Nezu Museum Garden, Best Living Japan

Nezu Museum and Garden (Aoyama, Tokyo)

The Nezu Museum and Garden is one of my favorite escape relaxation locations in Tokyo. I visited the other day with all four kids, and the iris plants were in full bloom (May). However, regardless of season or exhibit the Nezu Museum & Garden is a great 1-2 hour period of escape from the busy pace of Tokyo. Spring is beautiful with cherry blossoms and azaleas, late spring iris, and the beautiful foliage.Nezu Museum & Garden

Nezu Museum and Garden, AoyamaNezu Museum & Garden

The Nezu Museum is a modern and beautiful building designed by the world famous Japanese architect Kuma Kengo in 2009.  The museum is situated in a large traditional-style garden with pond, bridges and winding paths with a few tea houses sprinkled throughout. There is also a Nezu Museum & Gardenlovely cafe NEZUCAFÉ, which is surrounded by glass on three sides sits on the edge of the garden. You can enjoy coffee, tea and light meals such as pasta, sandwiches, and salads for 1,500-2,500 per person.  Before you leave, spend some time shopping in the small but very well merchandised gift shop which has exhibit related items but also some great small
Japanese crafts that make great gifts.
Take a few hours to slow down and enjoy! Even if you are not a museum person, the admittance fee is worth it just to see the gardens.
The exhibits at the Nezu Museum and Garden rotate about every 4-8 weeks.

Nezu Museum and Garden History (from the Nezu Museum PR materials)

The Nezu Museum was founded to conserve and exhibit the collection of pre-modern Japanese and East Asian art that Nezu Kaichirō (1860-1940) had passionately built. Kaichirō, a businessman whose career included being president of the Tōbu Railway Co., Ltd., was born in Yamanashi and became interested in art early in life. Upon moving to Tokyo in 1898, he displayed his abilities as a businessman and politician and expanded his field of activities to include education as well. Becoming an enthusiastic practitioner of the “way of tea” further spurred his enthusiasm for collecting, and his daring, bold approach became almost legendary. Moreover, Kaichirō did not view his collection as a private treasure trove but wish to share its enjoyment with the general public.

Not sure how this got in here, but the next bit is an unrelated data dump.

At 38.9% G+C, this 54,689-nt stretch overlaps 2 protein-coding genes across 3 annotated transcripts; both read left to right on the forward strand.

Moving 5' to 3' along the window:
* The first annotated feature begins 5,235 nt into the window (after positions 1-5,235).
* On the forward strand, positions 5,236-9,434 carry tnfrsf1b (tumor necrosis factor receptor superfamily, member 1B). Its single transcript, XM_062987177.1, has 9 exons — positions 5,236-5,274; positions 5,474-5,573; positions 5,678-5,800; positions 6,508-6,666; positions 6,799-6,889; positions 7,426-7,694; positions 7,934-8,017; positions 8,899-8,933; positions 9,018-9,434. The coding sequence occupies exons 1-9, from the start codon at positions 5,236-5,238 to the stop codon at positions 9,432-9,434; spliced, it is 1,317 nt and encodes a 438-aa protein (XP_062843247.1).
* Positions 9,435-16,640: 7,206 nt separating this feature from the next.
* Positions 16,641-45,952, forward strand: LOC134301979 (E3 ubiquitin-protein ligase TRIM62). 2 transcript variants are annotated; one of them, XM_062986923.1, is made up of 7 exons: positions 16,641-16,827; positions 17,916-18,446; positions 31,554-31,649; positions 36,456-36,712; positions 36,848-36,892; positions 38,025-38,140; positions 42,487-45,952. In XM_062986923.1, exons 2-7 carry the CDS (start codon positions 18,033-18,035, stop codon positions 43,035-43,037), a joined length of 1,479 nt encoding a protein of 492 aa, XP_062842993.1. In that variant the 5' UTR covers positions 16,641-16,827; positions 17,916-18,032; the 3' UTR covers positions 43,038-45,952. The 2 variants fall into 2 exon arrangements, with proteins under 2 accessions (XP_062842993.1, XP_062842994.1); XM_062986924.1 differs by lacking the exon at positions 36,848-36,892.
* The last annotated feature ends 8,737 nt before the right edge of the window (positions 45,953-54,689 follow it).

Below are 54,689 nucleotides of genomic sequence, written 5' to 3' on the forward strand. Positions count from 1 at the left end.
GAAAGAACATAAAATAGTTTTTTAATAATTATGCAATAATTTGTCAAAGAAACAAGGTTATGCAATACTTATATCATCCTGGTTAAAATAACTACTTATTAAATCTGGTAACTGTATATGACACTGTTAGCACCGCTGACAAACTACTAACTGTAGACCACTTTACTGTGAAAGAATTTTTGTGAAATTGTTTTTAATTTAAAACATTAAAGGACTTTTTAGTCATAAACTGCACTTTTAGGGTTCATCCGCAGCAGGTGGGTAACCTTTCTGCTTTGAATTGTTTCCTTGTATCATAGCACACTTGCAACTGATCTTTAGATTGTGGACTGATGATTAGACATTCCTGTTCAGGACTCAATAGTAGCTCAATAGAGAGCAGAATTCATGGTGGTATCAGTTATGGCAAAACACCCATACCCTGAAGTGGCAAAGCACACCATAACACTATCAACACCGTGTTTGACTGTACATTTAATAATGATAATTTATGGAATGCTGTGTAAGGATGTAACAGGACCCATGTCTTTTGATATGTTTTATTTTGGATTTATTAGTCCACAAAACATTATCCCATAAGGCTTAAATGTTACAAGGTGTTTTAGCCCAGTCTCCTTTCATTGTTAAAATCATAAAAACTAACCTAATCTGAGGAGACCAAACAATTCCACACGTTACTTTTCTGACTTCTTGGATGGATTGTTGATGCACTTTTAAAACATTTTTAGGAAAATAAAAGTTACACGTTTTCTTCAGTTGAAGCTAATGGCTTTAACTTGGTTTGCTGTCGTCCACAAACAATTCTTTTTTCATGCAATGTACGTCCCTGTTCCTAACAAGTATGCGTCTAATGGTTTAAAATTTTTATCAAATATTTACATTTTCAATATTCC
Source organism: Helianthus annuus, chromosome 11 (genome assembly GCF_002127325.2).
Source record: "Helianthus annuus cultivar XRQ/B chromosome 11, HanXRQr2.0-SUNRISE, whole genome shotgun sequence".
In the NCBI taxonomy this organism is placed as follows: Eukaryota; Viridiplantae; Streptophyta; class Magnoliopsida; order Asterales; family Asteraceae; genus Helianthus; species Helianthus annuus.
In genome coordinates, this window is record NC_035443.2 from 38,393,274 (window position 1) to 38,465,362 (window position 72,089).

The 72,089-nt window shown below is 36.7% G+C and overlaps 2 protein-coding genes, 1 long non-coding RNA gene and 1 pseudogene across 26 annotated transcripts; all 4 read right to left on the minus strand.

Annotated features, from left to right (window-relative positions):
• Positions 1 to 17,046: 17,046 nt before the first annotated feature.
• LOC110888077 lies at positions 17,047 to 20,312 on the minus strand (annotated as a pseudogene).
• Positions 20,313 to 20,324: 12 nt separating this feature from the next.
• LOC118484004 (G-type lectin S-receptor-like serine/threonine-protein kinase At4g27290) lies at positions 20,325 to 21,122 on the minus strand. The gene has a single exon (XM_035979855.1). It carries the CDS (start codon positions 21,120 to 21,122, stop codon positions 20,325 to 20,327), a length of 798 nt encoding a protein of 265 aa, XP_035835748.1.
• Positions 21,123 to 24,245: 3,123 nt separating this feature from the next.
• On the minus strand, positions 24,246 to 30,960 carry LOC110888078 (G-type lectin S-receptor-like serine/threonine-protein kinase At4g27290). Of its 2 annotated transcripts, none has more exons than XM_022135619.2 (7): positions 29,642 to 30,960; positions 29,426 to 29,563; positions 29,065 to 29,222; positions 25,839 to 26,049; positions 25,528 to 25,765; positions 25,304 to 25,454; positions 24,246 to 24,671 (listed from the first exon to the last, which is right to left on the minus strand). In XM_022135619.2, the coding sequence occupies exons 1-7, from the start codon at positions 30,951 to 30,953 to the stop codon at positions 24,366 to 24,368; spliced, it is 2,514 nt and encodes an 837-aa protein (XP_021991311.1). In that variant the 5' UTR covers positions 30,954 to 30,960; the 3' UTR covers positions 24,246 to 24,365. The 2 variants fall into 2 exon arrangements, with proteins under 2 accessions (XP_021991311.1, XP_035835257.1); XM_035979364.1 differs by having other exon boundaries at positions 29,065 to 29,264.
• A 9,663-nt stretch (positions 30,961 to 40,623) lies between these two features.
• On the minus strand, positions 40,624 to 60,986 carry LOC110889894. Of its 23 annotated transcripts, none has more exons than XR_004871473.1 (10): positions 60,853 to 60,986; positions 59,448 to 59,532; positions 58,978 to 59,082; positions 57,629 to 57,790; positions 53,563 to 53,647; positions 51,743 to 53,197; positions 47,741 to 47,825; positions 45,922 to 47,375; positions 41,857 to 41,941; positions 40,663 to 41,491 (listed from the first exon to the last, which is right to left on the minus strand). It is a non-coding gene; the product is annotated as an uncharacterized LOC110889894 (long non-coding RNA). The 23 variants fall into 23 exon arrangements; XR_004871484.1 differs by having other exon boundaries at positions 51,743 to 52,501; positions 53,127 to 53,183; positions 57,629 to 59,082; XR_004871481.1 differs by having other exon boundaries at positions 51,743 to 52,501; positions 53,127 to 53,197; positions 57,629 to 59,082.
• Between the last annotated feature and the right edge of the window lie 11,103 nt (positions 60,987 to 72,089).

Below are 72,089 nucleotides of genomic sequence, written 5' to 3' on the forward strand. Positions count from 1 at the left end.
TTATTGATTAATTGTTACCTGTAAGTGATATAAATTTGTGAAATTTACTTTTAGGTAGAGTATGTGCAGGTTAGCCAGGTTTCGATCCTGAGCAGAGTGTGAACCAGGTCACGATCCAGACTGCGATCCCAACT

After Kaichirō’s sudden death, his son and heir, Kaichirō Jr., established a foundation to preserve the collection in 1940 and, in 1941, opened the Nezu Museum in its current location, which had been the site of the Nezu family residence. A great part of it, including the galleries, garden, and tea house, were lost to fire in 1945 during World War II, but the museum resumed holding exhibitions in 1946 with works of art that had been evacuated to a safer location during the war. Kaichirō Jr. worked to improve the museum’s facilities, expanding them in 1964 and renovating and expanding the museum further in 1991, to celebrate the fiftieth anniversary of its founding.

Nezu Museum and Garden Best Living JapanNezu Museum and Garden Best Living JapanNezu Museum and Garden Best Living JapanNezu Museum and Garden Best Living Japan
Nezu Museum and Garden Details

Address: 6-5-1 Minami Aoyama, Minato-ku, Tokyo (google map)
Hours: Closed Monday (unless Monday is a national holiday, then closed on Tuesday); open 10:00-17:00
Admission: General admission to a special exhibition Adult: 1,600 yen, Student: 1,300 yen.
Access: 8 min walk from Omotesando station (Exit A5) on the Ginza, Hanzomon and Chiyoda lines. Parking available for 9 cars.
Website: (English website)
Note: the garden is not wheel chair or stroller friendly.

Nezu Museum and Garden, Aoyama


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